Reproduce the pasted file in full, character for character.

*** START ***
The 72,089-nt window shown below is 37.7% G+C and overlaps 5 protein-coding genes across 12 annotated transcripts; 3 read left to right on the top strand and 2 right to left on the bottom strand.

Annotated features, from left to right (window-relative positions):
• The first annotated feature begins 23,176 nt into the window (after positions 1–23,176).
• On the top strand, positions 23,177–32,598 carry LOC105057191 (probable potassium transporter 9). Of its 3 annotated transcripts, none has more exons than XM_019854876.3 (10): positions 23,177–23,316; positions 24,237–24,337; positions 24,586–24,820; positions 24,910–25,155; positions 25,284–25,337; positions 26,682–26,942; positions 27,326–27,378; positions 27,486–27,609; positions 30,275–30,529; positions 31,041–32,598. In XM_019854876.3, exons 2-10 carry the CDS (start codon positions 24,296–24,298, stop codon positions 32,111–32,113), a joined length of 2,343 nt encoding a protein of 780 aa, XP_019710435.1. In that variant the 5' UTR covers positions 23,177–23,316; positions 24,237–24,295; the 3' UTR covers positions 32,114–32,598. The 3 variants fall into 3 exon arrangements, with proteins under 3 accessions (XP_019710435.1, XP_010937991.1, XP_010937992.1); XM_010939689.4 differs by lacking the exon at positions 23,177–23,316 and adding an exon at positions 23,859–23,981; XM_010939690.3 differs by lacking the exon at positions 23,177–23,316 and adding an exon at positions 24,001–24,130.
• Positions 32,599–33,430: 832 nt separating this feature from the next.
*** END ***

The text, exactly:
The 72,089-nt window shown below is 37.7% G+C and overlaps 5 protein-coding genes across 12 annotated transcripts; 3 read left to right on the top strand and 2 right to left on the bottom strand.

Annotated features, from left to right (window-relative positions):
• The first annotated feature begins 23,176 nt into the window (after positions 1–23,176).
• On the top strand, positions 23,177–32,598 carry LOC105057191 (probable potassium transporter 9). Of its 3 annotated transcripts, none has more exons than XM_019854876.3 (10): positions 23,177–23,316; positions 24,237–24,337; positions 24,586–24,820; positions 24,910–25,155; positions 25,284–25,337; positions 26,682–26,942; positions 27,326–27,378; positions 27,486–27,609; positions 30,275–30,529; positions 31,041–32,598. In XM_019854876.3, exons 2-10 carry the CDS (start codon positions 24,296–24,298, stop codon positions 32,111–32,113), a joined length of 2,343 nt encoding a protein of 780 aa, XP_019710435.1. In that variant the 5' UTR covers positions 23,177–23,316; positions 24,237–24,295; the 3' UTR covers positions 32,114–32,598. The 3 variants fall into 3 exon arrangements, with proteins under 3 accessions (XP_019710435.1, XP_010937991.1, XP_010937992.1); XM_010939689.4 differs by lacking the exon at positions 23,177–23,316 and adding an exon at positions 23,859–23,981; XM_010939690.3 differs by lacking the exon at positions 23,177–23,316 and adding an exon at positions 24,001–24,130.
• Positions 32,599–33,430: 832 nt separating this feature from the next.